Creating a Summertime Routine

by Julia High

All right, so, I hate to break it to you, but this is really happening: we're reaching the end of the preschool year. And that's kind of hard and sad, right? After 9 months together, you've gotten used to the weekly routine, to those 1, 2, or 3 trips to the preschool each week. One of the nice things about school is that it does provide a predictable schedule around which one can create a routine for their kids. Then, suddenly - *poof* - it's gone. But your kids still benefit from a routine! So, how do you create a routine without the externally imposed structure of school? Here are some quick tips to make it easier to create a sustainable summer routine for your children:

  • If possible, get your kids involved in planning: Even older toddlers might have an idea they are really excited about sharing with the family! Call a family meeting, and create a list of daily activities - things like mealtimes, tidying up, outside time, etc. that you know need to happen every day, as well as a bucket list - things that would be fun to do during the summer (whether that's a big family trip or making sure that you play with playdough at least once, this is a good time to honor all of your family members' contributions). Don't worry about whether your list sounds crazy to anyone else - this is about you and your family, and what is most important to you!
  • Make sure you plan in rest times: whether this looks like one day each week of free choice/downtime, or whether your kids still nap regularly, it's good to make sure that you make time for those slower moments.
  • If you know in advance that there will be breaks in the routine (for camp, family trips, etc.), it might help your kids if you have some visual reminder of when those things will occur. If your kids know numbers or have some pre-reading skills starting, a calendar might work for you. Younger kids sometimes like paper countdown chains to help mark how much time there is until a special event.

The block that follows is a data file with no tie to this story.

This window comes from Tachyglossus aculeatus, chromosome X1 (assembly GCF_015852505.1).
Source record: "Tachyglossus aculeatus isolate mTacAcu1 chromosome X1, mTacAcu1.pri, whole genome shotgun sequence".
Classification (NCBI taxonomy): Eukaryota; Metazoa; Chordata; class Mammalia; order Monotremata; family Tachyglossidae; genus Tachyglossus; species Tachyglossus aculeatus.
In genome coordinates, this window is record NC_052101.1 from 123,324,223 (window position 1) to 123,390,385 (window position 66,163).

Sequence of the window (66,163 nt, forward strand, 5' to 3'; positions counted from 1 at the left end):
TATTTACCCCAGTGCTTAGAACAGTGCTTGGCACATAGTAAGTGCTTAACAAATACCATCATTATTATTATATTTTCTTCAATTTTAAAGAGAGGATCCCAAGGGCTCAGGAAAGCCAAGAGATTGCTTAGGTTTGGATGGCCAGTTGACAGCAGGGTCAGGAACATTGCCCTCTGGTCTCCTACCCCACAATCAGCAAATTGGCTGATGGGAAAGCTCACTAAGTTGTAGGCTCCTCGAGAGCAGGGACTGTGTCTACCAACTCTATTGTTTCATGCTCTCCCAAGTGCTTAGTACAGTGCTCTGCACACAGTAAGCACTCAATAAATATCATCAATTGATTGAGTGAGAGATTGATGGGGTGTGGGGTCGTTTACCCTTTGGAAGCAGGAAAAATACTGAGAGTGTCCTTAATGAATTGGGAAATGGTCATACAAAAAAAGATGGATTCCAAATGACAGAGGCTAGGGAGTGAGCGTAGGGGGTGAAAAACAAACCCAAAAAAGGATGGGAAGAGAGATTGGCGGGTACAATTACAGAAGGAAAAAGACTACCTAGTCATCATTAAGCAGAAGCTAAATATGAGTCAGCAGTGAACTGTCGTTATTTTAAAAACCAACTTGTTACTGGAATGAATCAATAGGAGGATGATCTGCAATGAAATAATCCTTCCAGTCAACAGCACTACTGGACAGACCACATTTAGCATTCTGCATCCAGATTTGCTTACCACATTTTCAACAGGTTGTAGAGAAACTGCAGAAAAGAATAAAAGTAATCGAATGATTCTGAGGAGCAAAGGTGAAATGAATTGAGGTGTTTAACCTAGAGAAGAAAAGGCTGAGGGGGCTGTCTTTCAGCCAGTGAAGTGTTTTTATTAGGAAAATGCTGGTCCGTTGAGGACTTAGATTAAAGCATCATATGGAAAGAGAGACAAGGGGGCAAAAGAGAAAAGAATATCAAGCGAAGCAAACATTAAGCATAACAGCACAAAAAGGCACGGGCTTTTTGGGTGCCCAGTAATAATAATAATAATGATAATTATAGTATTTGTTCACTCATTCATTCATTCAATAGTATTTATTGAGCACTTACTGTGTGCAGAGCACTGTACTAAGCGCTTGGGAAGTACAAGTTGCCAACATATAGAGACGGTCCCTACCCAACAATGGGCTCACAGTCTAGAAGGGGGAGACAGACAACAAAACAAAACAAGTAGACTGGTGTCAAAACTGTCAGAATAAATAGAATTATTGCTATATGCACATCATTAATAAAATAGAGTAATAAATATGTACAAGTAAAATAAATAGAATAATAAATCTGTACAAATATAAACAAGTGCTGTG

• If it works for you and your kids, make an easy visual reminder for what a "typical" day looks like. There are about 1 bazillion of these on Pinterest, so pick one you like (though I did quite like this flip-up chore chart, which uses pictures to help show what the task is, and has an easy visual/tactile element of flipping each task closed when it's done).
  • Don't hold too tightly to that daily schedule. You have kids, so you know that things can get unspeakably pear-shaped pretty quickly. If you have an off day, that doesn't mean the schedule is broken, or that you are a bad caregiver (though if you have lots and lots of off days, that might mean that it's time to call another family meeting and rethink that daily routine...and that's okay, too!).

Have you ever made a daily routine for summer? What were your favorite parts? Which elements just didn't work?

Here Comes Summer Fun!

by Florence B.

This is it—my last blog post for the school year (looking forward to next year’s posts from Amanda, your new BFCP blogger!). I hope you all enjoyed the 2017-2018 school year as much as we did! While we’ll miss our days at BFCP, with the beautiful summer weather comes the fun mystery of what to plan each day! With so much daylight, there’s so much time to play!

Here’s a list of a few of my favorite activities if you need some inspiration:

* U-Pick Strawberries, blueberries, and raspberries,

* Visit local splash pad parks,

* Visit the beach (including the mysterious Jetty Island that’s only open in July and August)!

* Visit a park we haven’t been to yet,

* Visit an indoor playground when it gets a bit *too* hot,

* Go hiking!

For more detailed ideas for things to do, you can look back at some of my previous posts that I have summarized below!

1) Get your busy bag party going with “Busy with Busy Bags.” Rain or sun, this is still a fun activity with a great excuse to hang out with friends!

2) Go explore your kitchen with “Kitchen Science.” Exploring how ice melts is extra fun on hot summer days!